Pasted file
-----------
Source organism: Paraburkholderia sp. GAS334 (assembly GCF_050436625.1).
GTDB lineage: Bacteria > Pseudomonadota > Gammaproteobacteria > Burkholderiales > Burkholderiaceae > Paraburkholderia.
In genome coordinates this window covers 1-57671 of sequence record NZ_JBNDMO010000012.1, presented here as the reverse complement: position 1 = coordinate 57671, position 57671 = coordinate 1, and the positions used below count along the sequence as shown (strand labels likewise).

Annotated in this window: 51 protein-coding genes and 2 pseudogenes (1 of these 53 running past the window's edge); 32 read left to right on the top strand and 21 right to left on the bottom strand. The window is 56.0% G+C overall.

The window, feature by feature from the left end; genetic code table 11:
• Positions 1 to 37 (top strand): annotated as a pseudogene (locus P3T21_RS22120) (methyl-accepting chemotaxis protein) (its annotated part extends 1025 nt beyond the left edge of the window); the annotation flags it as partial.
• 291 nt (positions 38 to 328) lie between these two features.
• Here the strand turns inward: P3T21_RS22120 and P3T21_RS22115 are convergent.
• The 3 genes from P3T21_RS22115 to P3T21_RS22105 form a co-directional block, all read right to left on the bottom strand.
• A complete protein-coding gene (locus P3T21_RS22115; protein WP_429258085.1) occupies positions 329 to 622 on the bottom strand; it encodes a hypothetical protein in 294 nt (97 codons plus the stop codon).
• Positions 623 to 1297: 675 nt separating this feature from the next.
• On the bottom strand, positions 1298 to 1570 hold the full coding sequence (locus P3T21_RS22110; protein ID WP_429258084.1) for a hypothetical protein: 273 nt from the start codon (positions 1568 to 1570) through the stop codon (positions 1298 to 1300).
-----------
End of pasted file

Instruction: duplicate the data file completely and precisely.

Source organism: Paraburkholderia sp. GAS334 (assembly GCF_050436625.1).
GTDB lineage: Bacteria > Pseudomonadota > Gammaproteobacteria > Burkholderiales > Burkholderiaceae > Paraburkholderia.
In genome coordinates this window covers 1-57671 of sequence record NZ_JBNDMO010000012.1, presented here as the reverse complement: position 1 = coordinate 57671, position 57671 = coordinate 1, and the positions used below count along the sequence as shown (strand labels likewise).

Annotated in this window: 51 protein-coding genes and 2 pseudogenes (1 of these 53 running past the window's edge); 32 read left to right on the top strand and 21 right to left on the bottom strand. The window is 56.0% G+C overall.

The window, feature by feature from the left end; genetic code table 11:
• Positions 1 to 37 (top strand): annotated as a pseudogene (locus P3T21_RS22120) (methyl-accepting chemotaxis protein) (its annotated part extends 1025 nt beyond the left edge of the window); the annotation flags it as partial.
• 291 nt (positions 38 to 328) lie between these two features.
• Here the strand turns inward: P3T21_RS22120 and P3T21_RS22115 are convergent.
• The 3 genes from P3T21_RS22115 to P3T21_RS22105 form a co-directional block, all read right to left on the bottom strand.
• A complete protein-coding gene (locus P3T21_RS22115; protein WP_429258085.1) occupies positions 329 to 622 on the bottom strand; it encodes a hypothetical protein in 294 nt (97 codons plus the stop codon).
• Positions 623 to 1297: 675 nt separating this feature from the next.
• On the bottom strand, positions 1298 to 1570 hold the full coding sequence (locus P3T21_RS22110; protein ID WP_429258084.1) for a hypothetical protein: 273 nt from the start codon (positions 1568 to 1570) through the stop codon (positions 1298 to 1300).